The ability of surveillance capitalist technology firms to resist U.S. government surveillance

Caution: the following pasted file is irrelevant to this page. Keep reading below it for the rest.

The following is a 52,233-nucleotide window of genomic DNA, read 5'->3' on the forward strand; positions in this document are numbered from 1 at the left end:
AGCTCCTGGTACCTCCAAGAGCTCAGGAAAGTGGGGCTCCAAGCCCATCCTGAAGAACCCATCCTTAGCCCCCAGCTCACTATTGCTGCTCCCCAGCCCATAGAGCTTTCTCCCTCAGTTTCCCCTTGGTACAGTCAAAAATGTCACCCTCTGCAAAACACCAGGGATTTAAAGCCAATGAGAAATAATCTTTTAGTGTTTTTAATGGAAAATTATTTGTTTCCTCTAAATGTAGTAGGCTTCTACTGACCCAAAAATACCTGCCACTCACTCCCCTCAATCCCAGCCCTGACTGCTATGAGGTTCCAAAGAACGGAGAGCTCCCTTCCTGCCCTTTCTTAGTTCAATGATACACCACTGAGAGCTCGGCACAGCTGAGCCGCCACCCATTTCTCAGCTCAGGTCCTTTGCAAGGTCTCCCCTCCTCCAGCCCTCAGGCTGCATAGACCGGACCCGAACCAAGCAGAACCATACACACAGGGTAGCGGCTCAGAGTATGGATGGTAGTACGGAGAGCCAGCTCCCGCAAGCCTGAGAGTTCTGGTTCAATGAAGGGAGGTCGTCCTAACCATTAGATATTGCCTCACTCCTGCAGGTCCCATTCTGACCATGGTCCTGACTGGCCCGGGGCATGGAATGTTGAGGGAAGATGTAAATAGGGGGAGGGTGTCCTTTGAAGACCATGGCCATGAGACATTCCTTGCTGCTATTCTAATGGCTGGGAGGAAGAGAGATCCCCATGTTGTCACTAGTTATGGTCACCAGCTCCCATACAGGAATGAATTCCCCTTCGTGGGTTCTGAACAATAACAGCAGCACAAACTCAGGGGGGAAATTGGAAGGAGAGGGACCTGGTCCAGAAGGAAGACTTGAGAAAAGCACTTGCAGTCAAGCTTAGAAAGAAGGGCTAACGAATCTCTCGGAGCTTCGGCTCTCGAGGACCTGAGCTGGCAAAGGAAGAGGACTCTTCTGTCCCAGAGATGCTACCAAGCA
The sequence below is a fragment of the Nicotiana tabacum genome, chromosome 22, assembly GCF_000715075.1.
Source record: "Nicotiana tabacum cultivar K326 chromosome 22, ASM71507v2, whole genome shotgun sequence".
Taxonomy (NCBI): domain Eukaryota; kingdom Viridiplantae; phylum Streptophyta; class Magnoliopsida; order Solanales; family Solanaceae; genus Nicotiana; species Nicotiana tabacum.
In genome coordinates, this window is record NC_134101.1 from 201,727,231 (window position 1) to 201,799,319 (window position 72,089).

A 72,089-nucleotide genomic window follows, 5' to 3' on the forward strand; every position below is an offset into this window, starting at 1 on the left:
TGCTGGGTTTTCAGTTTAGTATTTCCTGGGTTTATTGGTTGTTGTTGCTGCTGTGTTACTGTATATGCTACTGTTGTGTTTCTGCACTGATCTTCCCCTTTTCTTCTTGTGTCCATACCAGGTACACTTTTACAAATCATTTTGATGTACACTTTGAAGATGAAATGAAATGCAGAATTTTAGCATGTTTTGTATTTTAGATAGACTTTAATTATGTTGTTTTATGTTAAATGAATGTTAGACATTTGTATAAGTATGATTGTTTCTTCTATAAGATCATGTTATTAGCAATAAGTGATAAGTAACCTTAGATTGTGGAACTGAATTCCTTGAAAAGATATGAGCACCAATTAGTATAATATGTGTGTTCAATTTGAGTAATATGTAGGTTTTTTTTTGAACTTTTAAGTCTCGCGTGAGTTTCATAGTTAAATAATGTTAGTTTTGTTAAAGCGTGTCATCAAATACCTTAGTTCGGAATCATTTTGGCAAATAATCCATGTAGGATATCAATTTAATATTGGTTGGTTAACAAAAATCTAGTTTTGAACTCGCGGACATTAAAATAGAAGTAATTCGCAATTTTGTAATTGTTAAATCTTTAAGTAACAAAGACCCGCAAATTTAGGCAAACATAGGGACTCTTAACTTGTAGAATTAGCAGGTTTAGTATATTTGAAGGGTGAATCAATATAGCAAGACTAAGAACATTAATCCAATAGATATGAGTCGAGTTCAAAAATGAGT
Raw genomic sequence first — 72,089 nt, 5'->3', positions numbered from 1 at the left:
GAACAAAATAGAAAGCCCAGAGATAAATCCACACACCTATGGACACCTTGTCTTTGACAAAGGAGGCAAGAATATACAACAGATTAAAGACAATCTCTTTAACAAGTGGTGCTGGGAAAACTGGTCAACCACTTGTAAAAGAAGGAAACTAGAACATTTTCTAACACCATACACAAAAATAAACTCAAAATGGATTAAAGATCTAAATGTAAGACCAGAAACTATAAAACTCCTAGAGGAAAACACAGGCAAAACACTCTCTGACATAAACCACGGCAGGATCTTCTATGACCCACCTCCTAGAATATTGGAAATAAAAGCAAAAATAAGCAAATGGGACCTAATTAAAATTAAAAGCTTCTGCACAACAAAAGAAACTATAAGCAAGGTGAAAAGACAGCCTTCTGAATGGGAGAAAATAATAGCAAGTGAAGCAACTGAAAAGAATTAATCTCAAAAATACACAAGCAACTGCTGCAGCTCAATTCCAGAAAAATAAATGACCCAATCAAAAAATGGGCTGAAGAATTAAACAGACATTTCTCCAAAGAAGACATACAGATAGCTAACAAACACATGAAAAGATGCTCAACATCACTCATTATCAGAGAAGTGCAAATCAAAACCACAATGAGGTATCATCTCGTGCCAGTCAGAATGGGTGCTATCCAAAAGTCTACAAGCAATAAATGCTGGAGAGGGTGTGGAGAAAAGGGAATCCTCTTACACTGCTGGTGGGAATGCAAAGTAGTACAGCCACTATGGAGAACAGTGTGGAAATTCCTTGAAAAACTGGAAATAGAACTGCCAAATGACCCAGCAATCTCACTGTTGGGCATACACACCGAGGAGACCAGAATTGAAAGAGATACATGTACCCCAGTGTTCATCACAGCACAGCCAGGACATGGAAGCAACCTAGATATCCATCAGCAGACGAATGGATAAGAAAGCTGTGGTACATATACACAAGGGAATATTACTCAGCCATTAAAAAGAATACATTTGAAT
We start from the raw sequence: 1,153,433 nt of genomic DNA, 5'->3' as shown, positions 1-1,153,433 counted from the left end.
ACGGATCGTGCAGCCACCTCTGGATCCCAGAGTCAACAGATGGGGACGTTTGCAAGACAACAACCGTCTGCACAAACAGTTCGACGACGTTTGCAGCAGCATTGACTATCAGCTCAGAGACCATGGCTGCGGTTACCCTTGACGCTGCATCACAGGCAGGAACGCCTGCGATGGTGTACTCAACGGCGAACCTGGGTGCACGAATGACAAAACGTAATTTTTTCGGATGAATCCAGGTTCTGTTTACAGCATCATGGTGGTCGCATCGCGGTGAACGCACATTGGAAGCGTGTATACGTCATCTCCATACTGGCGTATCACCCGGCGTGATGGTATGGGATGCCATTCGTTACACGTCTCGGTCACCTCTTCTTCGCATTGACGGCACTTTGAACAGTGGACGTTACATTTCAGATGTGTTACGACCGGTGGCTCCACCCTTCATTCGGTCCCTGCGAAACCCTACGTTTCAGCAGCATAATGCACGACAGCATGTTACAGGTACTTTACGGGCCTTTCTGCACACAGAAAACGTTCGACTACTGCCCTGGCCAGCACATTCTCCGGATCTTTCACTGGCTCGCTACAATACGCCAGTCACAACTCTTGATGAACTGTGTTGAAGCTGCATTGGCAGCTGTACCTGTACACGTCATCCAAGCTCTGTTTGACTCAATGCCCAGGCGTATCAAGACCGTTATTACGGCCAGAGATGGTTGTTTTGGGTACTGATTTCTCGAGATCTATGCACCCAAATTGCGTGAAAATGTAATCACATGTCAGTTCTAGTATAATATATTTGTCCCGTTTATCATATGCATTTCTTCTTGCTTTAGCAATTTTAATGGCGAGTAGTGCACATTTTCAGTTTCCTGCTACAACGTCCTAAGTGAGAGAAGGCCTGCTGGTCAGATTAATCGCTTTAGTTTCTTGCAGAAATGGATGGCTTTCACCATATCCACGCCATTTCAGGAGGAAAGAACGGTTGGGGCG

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This thesis reviewed and measured the methods employed by multinational U.S.-based technology firms to resist U.S. government surveillance. A political science adaptation of Affordance Theory was used to separate methods used to resist surveillance into four affordances: legal, political, technical, and market. Review of each firms’ actions provided a more granular evaluation of the motivations and impact of their choices than has been explored in existing literature. The results showed that firms had varying levels of success across all four affordances, and certainly less success than was assumed in existing literature given their resources and influence. The legal and political affordances were both constrained and enabled in part by the firms’ reliance on the U.S. government to compromise. The technical affordance was hampered by protection of data exploitative business models. The market affordance casted doubt on the ability of users to influence change via market pressures. The actions firms chose were heavily influenced by their surveillance capitalist business models predicated on mass collection and exploitation of user data. This reliance on personal data assets to drive revenue inhibited the firms’ capacity as surrogate defenders of individual privacy. When firms resisted surveillance, they were often motivated by conflict of law risks or protection of international markets. To effectively resist surveillance, current firms should begin to transition business models into new revenue streams and redirect public discontent to surveillance reform rather than surveillance resistance. New firms are at a disadvantaged position, with every option to resist surveillance being either cost prohibitive or with significant inherent risk.